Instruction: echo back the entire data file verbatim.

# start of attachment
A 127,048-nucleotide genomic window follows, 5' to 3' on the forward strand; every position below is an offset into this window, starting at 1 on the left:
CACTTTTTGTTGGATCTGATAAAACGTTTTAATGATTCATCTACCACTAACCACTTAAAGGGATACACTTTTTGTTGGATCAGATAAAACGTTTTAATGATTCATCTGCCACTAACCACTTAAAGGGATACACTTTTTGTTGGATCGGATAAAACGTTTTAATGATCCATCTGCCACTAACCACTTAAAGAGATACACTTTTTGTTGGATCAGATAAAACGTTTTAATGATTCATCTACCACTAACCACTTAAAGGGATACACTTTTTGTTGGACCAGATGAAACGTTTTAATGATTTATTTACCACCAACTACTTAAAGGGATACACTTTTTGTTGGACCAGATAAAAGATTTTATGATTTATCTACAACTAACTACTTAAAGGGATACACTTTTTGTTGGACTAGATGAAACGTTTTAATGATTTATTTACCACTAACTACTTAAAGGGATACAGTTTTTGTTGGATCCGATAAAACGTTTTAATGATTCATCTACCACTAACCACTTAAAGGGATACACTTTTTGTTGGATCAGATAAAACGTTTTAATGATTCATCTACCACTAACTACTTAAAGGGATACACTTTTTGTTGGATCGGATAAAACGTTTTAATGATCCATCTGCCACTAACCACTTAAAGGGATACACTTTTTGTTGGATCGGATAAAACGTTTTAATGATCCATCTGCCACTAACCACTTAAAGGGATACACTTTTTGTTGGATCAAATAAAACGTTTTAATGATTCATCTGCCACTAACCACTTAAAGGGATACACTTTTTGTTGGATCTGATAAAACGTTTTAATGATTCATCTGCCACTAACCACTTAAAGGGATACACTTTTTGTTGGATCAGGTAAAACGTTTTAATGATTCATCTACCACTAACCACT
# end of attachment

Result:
A 127,048-nucleotide genomic window follows, 5' to 3' on the forward strand; every position below is an offset into this window, starting at 1 on the left:
CACTTTTTGTTGGATCTGATAAAACGTTTTAATGATTCATCTACCACTAACCACTTAAAGGGATACACTTTTTGTTGGATCAGATAAAACGTTTTAATGATTCATCTGCCACTAACCACTTAAAGGGATACACTTTTTGTTGGATCGGATAAAACGTTTTAATGATCCATCTGCCACTAACCACTTAAAGAGATACACTTTTTGTTGGATCAGATAAAACGTTTTAATGATTCATCTACCACTAACCACTTAAAGGGATACACTTTTTGTTGGACCAGATGAAACGTTTTAATGATTTATTTACCACCAACTACTTAAAGGGATACACTTTTTGTTGGACCAGATAAAAGATTTTATGATTTATCTACAACTAACTACTTAAAGGGATACACTTTTTGTTGGACTAGATGAAACGTTTTAATGATTTATTTACCACTAACTACTTAAAGGGATACAGTTTTTGTTGGATCCGATAAAACGTTTTAATGATTCATCTACCACTAACCACTTAAAGGGATACACTTTTTGTTGGATCAGATAAAACGTTTTAATGATTCATCTACCACTAACTACTTAAAGGGATACACTTTTTGTTGGATCGGATAAAACGTTTTAATGATCCATCTGCCACTAACCACTTAAAGGGATACACTTTTTGTTGGATCGGATAAAACGTTTTAATGATCCATCTGCCACTAACCACTTAAAGGGATACACTTTTTGTTGGATCAAATAAAACGTTTTAATGATTCATCTGCCACTAACCACTTAAAGGGATACACTTTTTGTTGGATCTGATAAAACGTTTTAATGATTCATCTGCCACTAACCACTTAAAGGGATACACTTTTTGTTGGATCAGGTAAAACGTTTTAATGATTCATCTACCACTAACCACT